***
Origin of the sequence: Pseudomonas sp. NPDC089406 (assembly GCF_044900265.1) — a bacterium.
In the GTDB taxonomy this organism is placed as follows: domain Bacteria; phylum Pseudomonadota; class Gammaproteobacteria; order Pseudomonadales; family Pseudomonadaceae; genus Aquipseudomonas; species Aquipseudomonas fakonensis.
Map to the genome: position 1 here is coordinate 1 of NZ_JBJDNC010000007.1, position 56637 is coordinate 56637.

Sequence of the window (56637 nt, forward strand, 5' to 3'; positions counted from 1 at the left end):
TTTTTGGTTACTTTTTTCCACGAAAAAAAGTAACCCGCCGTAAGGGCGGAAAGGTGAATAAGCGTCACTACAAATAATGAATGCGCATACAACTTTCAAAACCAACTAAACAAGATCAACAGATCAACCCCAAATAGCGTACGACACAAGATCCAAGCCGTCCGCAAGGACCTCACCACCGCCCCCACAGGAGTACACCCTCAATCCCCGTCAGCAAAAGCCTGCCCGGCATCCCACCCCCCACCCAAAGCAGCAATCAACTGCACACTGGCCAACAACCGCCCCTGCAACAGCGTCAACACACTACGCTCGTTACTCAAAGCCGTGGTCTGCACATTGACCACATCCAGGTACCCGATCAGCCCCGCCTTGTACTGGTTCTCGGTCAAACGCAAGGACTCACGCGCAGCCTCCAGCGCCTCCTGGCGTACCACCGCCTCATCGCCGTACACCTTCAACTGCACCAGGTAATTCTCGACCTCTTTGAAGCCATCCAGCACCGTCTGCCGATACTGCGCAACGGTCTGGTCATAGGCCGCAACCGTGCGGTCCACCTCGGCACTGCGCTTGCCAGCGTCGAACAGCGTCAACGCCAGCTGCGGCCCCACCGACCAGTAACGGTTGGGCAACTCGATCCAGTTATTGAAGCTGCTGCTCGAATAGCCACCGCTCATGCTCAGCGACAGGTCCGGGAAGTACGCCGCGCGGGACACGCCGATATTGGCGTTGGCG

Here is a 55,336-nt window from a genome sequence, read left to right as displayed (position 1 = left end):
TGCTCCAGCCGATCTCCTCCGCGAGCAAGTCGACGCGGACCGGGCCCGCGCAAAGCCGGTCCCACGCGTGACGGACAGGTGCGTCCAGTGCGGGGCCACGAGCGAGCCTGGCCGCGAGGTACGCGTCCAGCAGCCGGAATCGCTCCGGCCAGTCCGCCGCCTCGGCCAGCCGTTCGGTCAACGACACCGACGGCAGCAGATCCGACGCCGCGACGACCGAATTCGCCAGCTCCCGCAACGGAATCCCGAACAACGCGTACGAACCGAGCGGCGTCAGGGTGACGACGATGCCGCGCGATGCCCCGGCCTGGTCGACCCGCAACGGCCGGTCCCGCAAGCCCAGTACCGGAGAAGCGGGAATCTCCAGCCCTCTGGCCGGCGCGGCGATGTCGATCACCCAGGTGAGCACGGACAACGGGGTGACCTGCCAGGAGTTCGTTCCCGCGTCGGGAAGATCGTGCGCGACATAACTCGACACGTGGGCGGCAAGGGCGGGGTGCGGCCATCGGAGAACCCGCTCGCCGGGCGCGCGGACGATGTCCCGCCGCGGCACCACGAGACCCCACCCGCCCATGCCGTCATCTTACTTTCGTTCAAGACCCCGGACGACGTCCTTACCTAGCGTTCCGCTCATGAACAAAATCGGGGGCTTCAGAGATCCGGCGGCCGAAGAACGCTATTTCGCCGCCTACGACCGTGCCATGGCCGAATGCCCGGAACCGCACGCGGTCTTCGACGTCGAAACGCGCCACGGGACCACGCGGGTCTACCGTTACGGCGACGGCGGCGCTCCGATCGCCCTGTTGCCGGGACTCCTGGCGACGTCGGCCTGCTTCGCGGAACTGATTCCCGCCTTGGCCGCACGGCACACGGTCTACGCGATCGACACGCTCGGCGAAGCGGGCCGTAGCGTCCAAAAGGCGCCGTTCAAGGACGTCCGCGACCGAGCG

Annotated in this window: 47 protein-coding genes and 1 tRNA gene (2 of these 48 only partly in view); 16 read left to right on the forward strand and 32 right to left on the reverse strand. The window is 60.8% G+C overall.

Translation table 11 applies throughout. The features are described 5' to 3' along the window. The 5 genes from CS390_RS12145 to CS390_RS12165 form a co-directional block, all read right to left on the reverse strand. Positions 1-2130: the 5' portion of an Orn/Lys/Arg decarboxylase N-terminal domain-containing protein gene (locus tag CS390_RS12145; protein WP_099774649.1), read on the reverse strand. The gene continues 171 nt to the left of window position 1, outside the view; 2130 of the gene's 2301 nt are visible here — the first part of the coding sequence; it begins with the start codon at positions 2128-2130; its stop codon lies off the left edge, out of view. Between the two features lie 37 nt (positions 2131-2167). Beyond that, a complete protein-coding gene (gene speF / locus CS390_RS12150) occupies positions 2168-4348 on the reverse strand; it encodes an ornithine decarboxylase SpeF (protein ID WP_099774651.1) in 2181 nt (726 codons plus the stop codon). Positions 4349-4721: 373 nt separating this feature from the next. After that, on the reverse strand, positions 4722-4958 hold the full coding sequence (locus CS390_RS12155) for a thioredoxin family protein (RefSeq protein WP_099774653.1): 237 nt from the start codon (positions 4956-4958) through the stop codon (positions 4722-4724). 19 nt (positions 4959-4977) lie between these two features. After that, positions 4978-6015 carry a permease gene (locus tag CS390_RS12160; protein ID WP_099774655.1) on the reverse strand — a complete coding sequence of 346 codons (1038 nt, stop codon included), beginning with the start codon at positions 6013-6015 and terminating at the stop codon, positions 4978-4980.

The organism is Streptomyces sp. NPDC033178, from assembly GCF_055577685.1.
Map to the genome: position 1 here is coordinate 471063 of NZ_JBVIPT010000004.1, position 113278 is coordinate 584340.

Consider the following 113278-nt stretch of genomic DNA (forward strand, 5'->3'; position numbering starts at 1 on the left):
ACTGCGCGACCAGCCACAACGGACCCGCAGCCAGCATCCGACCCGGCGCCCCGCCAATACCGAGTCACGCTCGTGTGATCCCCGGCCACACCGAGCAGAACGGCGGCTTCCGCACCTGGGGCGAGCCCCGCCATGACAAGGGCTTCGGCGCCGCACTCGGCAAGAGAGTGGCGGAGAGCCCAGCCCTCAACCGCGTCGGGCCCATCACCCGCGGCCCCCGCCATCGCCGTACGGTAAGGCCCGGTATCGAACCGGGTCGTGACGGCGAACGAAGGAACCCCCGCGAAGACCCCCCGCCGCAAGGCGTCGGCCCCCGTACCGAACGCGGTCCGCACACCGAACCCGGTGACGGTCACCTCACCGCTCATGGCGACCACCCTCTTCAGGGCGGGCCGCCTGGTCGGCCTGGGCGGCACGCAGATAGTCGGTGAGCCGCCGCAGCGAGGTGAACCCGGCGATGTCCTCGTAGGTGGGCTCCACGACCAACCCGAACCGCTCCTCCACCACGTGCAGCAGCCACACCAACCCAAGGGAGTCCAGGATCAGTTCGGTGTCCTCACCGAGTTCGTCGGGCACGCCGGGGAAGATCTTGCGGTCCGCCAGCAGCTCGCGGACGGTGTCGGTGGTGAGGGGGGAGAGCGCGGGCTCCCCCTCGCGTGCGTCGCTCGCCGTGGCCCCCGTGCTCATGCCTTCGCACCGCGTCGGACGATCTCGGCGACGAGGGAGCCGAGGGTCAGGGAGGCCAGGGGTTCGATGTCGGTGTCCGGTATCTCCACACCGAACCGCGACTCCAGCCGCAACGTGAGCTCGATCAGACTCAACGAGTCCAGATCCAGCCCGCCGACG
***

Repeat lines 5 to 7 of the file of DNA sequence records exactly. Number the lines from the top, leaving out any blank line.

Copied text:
TTTTTGGTTACTTTTTTCCACGAAAAAAAGTAACCCGCCGTAAGGGCGGAAAGGTGAATAAGCGTCACTACAAATAATGAATGCGCATACAACTTTCAAAACCAACTAAACAAGATCAACAGATCAACCCCAAATAGCGTACGACACAAGATCCAAGCCGTCCGCAAGGACCTCACCACCGCCCCCACAGGAGTACACCCTCAATCCCCGTCAGCAAAAGCCTGCCCGGCATCCCACCCCCCACCCAAAGCAGCAATCAACTGCACACTGGCCAACAACCGCCCCTGCAACAGCGTCAACACACTACGCTCGTTACTCAAAGCCGTGGTCTGCACATTGACCACATCCAGGTACCCGATCAGCCCCGCCTTGTACTGGTTCTCGGTCAAACGCAAGGACTCACGCGCAGCCTCCAGCGCCTCCTGGCGTACCACCGCCTCATCGCCGTACACCTTCAACTGCACCAGGTAATTCTCGACCTCTTTGAAGCCATCCAGCACCGTCTGCCGATACTGCGCAACGGTCTGGTCATAGGCCGCAACCGTGCGGTCCACCTCGGCACTGCGCTTGCCAGCGTCGAACAGCGTCAACGCCAGCTGCGGCCCCACCGACCAGTAACGGTTGGGCAACTCGATCCAGTTATTGAAGCTGCTGCTCGAATAGCCACCGCTCATGCTCAGCGACAGGTCCGGGAAGTACGCCGCGCGGGACACGCCGATATTGGCGTTGGCG

Here is a 55,336-nt window from a genome sequence, read left to right as displayed (position 1 = left end):
TGCTCCAGCCGATCTCCTCCGCGAGCAAGTCGACGCGGACCGGGCCCGCGCAAAGCCGGTCCCACGCGTGACGGACAGGTGCGTCCAGTGCGGGGCCACGAGCGAGCCTGGCCGCGAGGTACGCGTCCAGCAGCCGGAATCGCTCCGGCCAGTCCGCCGCCTCGGCCAGCCGTTCGGTCAACGACACCGACGGCAGCAGATCCGACGCCGCGACGACCGAATTCGCCAGCTCCCGCAACGGAATCCCGAACAACGCGTACGAACCGAGCGGCGTCAGGGTGACGACGATGCCGCGCGATGCCCCGGCCTGGTCGACCCGCAACGGCCGGTCCCGCAAGCCCAGTACCGGAGAAGCGGGAATCTCCAGCCCTCTGGCCGGCGCGGCGATGTCGATCACCCAGGTGAGCACGGACAACGGGGTGACCTGCCAGGAGTTCGTTCCCGCGTCGGGAAGATCGTGCGCGACATAACTCGACACGTGGGCGGCAAGGGCGGGGTGCGGCCATCGGAGAACCCGCTCGCCGGGCGCGCGGACGATGTCCCGCCGCGGCACCACGAGACCCCACCCGCCCATGCCGTCATCTTACTTTCGTTCAAGACCCCGGACGACGTCCTTACCTAGCGTTCCGCTCATGAACAAAATCGGGGGCTTCAGAGATCCGGCGGCCGAAGAACGCTATTTCGCCGCCTACGACCGTGCCATGGCCGAATGCCCGGAACCGCACGCGGTCTTCGACGTCGAAACGCGCCACGGGACCACGCGGGTCTACCGTTACGGCGACGGCGGCGCTCCGATCGCCCTGTTGCCGGGACTCCTGGCGACGTCGGCCTGCTTCGCGGAACTGATTCCCGCCTTGGCCGCACGGCACACGGTCTACGCGATCGACACGCTCGGCGAAGCGGGCCGTAGCGTCCAAAAGGCGCCGTTCAAGGACGTCCGCGACCGAGCG